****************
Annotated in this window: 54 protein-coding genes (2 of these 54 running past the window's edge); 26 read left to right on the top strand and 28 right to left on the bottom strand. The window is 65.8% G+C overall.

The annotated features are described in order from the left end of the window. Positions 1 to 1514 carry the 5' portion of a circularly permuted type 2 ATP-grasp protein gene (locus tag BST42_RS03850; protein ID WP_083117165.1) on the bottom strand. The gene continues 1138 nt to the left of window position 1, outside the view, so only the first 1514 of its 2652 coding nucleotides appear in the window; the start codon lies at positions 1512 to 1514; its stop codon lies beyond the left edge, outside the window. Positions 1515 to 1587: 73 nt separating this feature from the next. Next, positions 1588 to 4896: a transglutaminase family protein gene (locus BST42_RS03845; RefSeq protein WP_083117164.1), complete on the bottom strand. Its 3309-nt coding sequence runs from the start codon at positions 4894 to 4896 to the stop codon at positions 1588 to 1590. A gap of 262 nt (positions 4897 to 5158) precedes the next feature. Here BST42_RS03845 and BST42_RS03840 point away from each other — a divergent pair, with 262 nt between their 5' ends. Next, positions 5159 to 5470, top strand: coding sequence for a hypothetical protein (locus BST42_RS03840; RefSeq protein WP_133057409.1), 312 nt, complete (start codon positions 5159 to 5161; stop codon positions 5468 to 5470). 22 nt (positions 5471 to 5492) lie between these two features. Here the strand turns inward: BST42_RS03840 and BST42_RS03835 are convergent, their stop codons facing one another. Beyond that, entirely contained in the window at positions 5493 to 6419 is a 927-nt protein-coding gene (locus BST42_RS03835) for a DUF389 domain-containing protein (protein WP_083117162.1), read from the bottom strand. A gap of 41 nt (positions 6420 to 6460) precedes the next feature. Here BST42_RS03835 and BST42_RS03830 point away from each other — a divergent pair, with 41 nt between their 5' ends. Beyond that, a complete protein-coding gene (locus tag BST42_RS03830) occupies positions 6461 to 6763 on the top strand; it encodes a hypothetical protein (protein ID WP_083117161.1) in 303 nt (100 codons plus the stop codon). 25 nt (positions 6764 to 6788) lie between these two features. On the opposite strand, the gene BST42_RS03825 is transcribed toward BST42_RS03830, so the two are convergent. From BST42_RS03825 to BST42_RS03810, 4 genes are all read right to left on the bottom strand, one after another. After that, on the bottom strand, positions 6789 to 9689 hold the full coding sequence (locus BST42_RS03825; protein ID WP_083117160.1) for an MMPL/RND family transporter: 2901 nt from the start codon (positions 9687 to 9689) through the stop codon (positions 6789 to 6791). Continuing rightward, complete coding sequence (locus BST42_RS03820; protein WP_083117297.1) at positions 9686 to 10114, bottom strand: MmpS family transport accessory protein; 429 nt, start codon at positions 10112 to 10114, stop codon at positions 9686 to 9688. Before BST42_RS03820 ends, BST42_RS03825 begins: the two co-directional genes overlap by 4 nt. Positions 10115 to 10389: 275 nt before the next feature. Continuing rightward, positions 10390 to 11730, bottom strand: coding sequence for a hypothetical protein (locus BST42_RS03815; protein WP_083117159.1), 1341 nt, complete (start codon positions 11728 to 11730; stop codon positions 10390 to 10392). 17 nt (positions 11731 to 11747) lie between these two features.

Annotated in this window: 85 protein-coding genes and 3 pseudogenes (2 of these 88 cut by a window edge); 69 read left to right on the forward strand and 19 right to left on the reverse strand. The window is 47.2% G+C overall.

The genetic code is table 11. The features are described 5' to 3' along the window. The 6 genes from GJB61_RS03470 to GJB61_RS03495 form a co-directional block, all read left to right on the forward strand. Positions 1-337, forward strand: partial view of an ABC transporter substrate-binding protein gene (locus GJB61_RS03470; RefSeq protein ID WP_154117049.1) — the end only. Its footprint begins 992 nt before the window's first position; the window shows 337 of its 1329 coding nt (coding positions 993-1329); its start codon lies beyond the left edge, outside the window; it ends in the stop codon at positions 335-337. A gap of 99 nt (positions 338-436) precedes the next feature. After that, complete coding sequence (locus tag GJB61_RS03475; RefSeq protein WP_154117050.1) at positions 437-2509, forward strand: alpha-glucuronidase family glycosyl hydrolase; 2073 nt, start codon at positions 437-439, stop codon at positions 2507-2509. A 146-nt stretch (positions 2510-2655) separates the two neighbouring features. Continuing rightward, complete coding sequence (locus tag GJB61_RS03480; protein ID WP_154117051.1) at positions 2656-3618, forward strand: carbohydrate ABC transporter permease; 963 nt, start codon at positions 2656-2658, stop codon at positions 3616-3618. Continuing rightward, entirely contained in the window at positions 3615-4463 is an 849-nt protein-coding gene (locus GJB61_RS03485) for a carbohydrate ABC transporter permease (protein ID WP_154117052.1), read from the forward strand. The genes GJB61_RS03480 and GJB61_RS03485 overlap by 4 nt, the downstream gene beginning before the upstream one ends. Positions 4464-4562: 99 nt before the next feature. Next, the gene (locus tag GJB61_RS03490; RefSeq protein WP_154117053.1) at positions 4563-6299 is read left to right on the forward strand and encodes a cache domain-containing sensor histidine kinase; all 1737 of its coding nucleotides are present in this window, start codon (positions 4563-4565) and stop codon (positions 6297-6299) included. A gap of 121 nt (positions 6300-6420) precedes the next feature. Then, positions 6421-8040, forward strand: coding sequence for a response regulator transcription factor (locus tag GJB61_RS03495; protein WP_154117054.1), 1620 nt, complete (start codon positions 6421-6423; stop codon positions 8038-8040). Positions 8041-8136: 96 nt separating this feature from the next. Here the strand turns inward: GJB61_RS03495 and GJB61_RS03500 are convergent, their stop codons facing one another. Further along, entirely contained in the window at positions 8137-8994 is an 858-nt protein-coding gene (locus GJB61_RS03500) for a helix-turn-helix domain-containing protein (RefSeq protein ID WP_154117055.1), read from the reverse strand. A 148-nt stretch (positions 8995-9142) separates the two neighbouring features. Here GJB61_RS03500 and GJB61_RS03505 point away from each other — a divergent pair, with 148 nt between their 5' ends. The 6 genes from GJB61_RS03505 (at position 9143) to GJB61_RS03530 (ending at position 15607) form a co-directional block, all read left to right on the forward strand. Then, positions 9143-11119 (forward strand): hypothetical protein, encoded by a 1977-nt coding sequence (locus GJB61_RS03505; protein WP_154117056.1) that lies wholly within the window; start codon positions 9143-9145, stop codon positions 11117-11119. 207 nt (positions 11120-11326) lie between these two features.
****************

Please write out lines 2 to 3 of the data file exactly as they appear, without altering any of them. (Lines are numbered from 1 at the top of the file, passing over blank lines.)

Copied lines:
The annotated features are described in order from the left end of the window. Positions 1 to 1514 carry the 5' portion of a circularly permuted type 2 ATP-grasp protein gene (locus tag BST42_RS03850; protein ID WP_083117165.1) on the bottom strand. The gene continues 1138 nt to the left of window position 1, outside the view, so only the first 1514 of its 2652 coding nucleotides appear in the window; the start codon lies at positions 1512 to 1514; its stop codon lies beyond the left edge, outside the window. Positions 1515 to 1587: 73 nt separating this feature from the next. Next, positions 1588 to 4896: a transglutaminase family protein gene (locus BST42_RS03845; RefSeq protein WP_083117164.1), complete on the bottom strand. Its 3309-nt coding sequence runs from the start codon at positions 4894 to 4896 to the stop codon at positions 1588 to 1590. A gap of 262 nt (positions 4897 to 5158) precedes the next feature. Here BST42_RS03845 and BST42_RS03840 point away from each other — a divergent pair, with 262 nt between their 5' ends. Next, positions 5159 to 5470, top strand: coding sequence for a hypothetical protein (locus BST42_RS03840; RefSeq protein WP_133057409.1), 312 nt, complete (start codon positions 5159 to 5161; stop codon positions 5468 to 5470). 22 nt (positions 5471 to 5492) lie between these two features. Here the strand turns inward: BST42_RS03840 and BST42_RS03835 are convergent, their stop codons facing one another. Beyond that, entirely contained in the window at positions 5493 to 6419 is a 927-nt protein-coding gene (locus BST42_RS03835) for a DUF389 domain-containing protein (protein WP_083117162.1), read from the bottom strand. A gap of 41 nt (positions 6420 to 6460) precedes the next feature. Here BST42_RS03835 and BST42_RS03830 point away from each other — a divergent pair, with 41 nt between their 5' ends. Beyond that, a complete protein-coding gene (locus tag BST42_RS03830) occupies positions 6461 to 6763 on the top strand; it encodes a hypothetical protein (protein ID WP_083117161.1) in 303 nt (100 codons plus the stop codon). 25 nt (positions 6764 to 6788) lie between these two features. On the opposite strand, the gene BST42_RS03825 is transcribed toward BST42_RS03830, so the two are convergent. From BST42_RS03825 to BST42_RS03810, 4 genes are all read right to left on the bottom strand, one after another. After that, on the bottom strand, positions 6789 to 9689 hold the full coding sequence (locus BST42_RS03825; protein ID WP_083117160.1) for an MMPL/RND family transporter: 2901 nt from the start codon (positions 9687 to 9689) through the stop codon (positions 6789 to 6791). Continuing rightward, complete coding sequence (locus BST42_RS03820; protein WP_083117297.1) at positions 9686 to 10114, bottom strand: MmpS family transport accessory protein; 429 nt, start codon at positions 10112 to 10114, stop codon at positions 9686 to 9688. Before BST42_RS03820 ends, BST42_RS03825 begins: the two co-directional genes overlap by 4 nt. Positions 10115 to 10389: 275 nt before the next feature. Continuing rightward, positions 10390 to 11730, bottom strand: coding sequence for a hypothetical protein (locus BST42_RS03815; protein WP_083117159.1), 1341 nt, complete (start codon positions 11728 to 11730; stop codon positions 10390 to 10392). 17 nt (positions 11731 to 11747) lie between these two features.

Annotated in this window: 85 protein-coding genes and 3 pseudogenes (2 of these 88 cut by a window edge); 69 read left to right on the forward strand and 19 right to left on the reverse strand. The window is 47.2% G+C overall.